Minnesota Fed President Neel Kashkari has thrown his weight, and the weight of his supposedly “independent” organization, behind a push for an amendment to the state’s constitution that would “require the state to guarantee that every child achieve a specific educational outcome.” James Freeman reports at The Wall Street Journal:
Sounds like it’s intended to be an end-run around elected officials to enshrine a vaguely defined new right in the state’s constitution. What could possibly go wrong?
Here’s the current language in the Minnesota constitution:
Uniform system of public schools. The stability of a republican form of government depending mainly upon the intelligence of the people, it is the duty of the legislature to establish a general and uniform system of public schools. The legislature shall make such provisions by taxation or otherwise as will secure a thorough and efficient system of public schools throughout the state.
Here’s the language advocated by the Federal Reserve Bank of Minneapolis:
EQUAL RIGHT TO QUALITY PUBLIC EDUCATION. All children have a fundamental right to a quality public education that fully prepares them with the skills necessary for participation in the economy, our democracy, and society, as measured against uniform achievement standards set forth by the state. It is a paramount duty of the state to ensure quality public schools that fulfill this fundamental right.
Last year Katherine Kersten warned in an op-ed in the Minneapolis Star Tribune:
The amendment carries such potential for mischief, in part, because it would create a “positive” right. It would not just limit government power, as a right to free speech does, but would require the state to guarantee that every child achieve a specific educational outcome. That’s like purporting to give all children a constitutional right “to be a successful high school athlete” or “to have a happy, healthy life.”
Put another way, the amendment mandates an outcome we don’t know how to achieve and doesn’t specify how we are to accomplish it.
Moreover, the amendment would make ensuring this new “fundamental right” our state’s “paramount duty.” In legalese, that means K-12 funding would always get “first dollar,” crowding out vital priorities such as higher education, public safety and health care in hopes that someday “quality” schools will be achieved.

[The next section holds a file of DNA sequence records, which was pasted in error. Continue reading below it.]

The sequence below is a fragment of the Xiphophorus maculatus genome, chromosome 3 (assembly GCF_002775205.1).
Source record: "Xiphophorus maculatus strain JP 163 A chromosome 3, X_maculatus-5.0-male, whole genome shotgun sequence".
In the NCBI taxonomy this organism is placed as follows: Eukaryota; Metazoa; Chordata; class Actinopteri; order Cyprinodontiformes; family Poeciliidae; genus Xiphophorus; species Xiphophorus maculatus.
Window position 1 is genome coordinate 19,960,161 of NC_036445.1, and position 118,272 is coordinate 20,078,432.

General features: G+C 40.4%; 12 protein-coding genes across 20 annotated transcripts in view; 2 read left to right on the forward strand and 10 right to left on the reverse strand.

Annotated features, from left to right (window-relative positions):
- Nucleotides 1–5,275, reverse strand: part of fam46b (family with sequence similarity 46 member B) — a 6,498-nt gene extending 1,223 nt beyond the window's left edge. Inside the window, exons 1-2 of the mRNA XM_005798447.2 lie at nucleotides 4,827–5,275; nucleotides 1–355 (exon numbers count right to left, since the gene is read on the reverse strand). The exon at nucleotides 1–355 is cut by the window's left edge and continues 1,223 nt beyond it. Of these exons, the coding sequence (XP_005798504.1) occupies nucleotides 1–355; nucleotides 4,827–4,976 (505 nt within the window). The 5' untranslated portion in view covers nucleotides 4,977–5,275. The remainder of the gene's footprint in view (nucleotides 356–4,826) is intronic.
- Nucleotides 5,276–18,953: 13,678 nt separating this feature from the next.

Given the unpredictable results when courts start trying to decide who will pay and how much and to whom, even some liberals are skeptical. Hamline University political science professor David Schultz warns:
The language is not a self-executing amendment, but it will require legislative action to define what are “the skills necessary for participation in the economy, our democracy, and society.” This mandates important decisions to be made to define these skills, how to construct a curriculum to achieve desired goals, who can teach, and how to fund all of this…
Current constitutional language does not prevent the development of any of this; the problem has not been law but political will. New constitutional language as suggested by Page and Kashkari too will not guarantee it, but instead would potentially push critical decisions about educational decisions into the courts, where judges will have to make these decisions. It is not clear that this approach is desirable, and it leaves policy formulation up to the distortions of plaintiff legal strategy — and not one necessarily based on promoting overall sound educational policy.
Gerald O’Driscoll, former vice president at the Dallas Fed, writes via email:
It certainly goes beyond what Fed presidents do traditionally. I could see a Fed President hosting a conference on education at his bank. Traditionally, the regional banks have been encouraged to be helpful on education by providing training to teachers, and putting on conferences, etc… If he truly wants to help the education system, perhaps he should examine the role of unions.
Good call, Jerry! For anyone tempted to believe that enlisting courts to mandate more spending will solve the problems of U.S. education, Mark Perry at the American Enterprise Institute offers some relevant history:
As a direct result of public school staff (both teachers and non-teachers) growing so much greater (57% and 152% respectively) than the increase in public school students (11.3%) between 1970 and 2018, the inflation-adjusted cost of educating a student in US public schools increased by 156.2% between 1970 and 2017…
With the 156% inflation-adjusted increase in spending per public school pupil… have there been any demonstrable educational improvements in student test scores? Unfortunately, No… recent NAEP test results show that average reading scores for students in grade 12 declined from 292 in 1992 to 285 in 2019, the lowest average score during the 1992-2019 period. Average math scores for 12th graders have been flat since 2005.
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